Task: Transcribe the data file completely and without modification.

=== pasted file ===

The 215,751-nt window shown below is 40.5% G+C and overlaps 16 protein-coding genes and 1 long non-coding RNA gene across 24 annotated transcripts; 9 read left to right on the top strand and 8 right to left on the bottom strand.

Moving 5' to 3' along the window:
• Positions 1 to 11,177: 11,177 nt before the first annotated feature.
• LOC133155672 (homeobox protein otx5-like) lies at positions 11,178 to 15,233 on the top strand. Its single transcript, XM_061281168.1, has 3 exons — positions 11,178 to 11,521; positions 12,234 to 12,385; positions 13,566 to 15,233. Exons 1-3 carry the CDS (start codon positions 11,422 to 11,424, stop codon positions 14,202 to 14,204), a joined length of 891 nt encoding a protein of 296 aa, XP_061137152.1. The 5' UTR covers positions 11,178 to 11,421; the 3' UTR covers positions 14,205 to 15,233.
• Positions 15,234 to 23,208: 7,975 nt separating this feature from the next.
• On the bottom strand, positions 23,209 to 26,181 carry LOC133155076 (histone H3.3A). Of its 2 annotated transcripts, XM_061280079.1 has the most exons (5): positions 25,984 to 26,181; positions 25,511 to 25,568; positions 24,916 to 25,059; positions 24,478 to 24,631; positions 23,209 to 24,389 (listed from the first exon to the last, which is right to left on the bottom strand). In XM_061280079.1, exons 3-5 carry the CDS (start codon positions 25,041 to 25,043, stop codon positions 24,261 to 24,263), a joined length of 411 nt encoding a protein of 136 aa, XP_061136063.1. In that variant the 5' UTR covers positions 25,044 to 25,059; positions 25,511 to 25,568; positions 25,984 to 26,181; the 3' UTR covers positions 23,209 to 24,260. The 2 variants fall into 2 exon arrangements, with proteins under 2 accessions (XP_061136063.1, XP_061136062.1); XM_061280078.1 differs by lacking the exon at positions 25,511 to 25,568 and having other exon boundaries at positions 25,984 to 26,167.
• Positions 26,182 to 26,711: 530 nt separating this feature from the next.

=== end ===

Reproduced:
The 215,751-nt window shown below is 40.5% G+C and overlaps 16 protein-coding genes and 1 long non-coding RNA gene across 24 annotated transcripts; 9 read left to right on the top strand and 8 right to left on the bottom strand.

Moving 5' to 3' along the window:
• Positions 1 to 11,177: 11,177 nt before the first annotated feature.
• LOC133155672 (homeobox protein otx5-like) lies at positions 11,178 to 15,233 on the top strand. Its single transcript, XM_061281168.1, has 3 exons — positions 11,178 to 11,521; positions 12,234 to 12,385; positions 13,566 to 15,233. Exons 1-3 carry the CDS (start codon positions 11,422 to 11,424, stop codon positions 14,202 to 14,204), a joined length of 891 nt encoding a protein of 296 aa, XP_061137152.1. The 5' UTR covers positions 11,178 to 11,421; the 3' UTR covers positions 14,205 to 15,233.
• Positions 15,234 to 23,208: 7,975 nt separating this feature from the next.
• On the bottom strand, positions 23,209 to 26,181 carry LOC133155076 (histone H3.3A). Of its 2 annotated transcripts, XM_061280079.1 has the most exons (5): positions 25,984 to 26,181; positions 25,511 to 25,568; positions 24,916 to 25,059; positions 24,478 to 24,631; positions 23,209 to 24,389 (listed from the first exon to the last, which is right to left on the bottom strand). In XM_061280079.1, exons 3-5 carry the CDS (start codon positions 25,041 to 25,043, stop codon positions 24,261 to 24,263), a joined length of 411 nt encoding a protein of 136 aa, XP_061136063.1. In that variant the 5' UTR covers positions 25,044 to 25,059; positions 25,511 to 25,568; positions 25,984 to 26,181; the 3' UTR covers positions 23,209 to 24,260. The 2 variants fall into 2 exon arrangements, with proteins under 2 accessions (XP_061136063.1, XP_061136062.1); XM_061280078.1 differs by lacking the exon at positions 25,511 to 25,568 and having other exon boundaries at positions 25,984 to 26,167.
• Positions 26,182 to 26,711: 530 nt separating this feature from the next.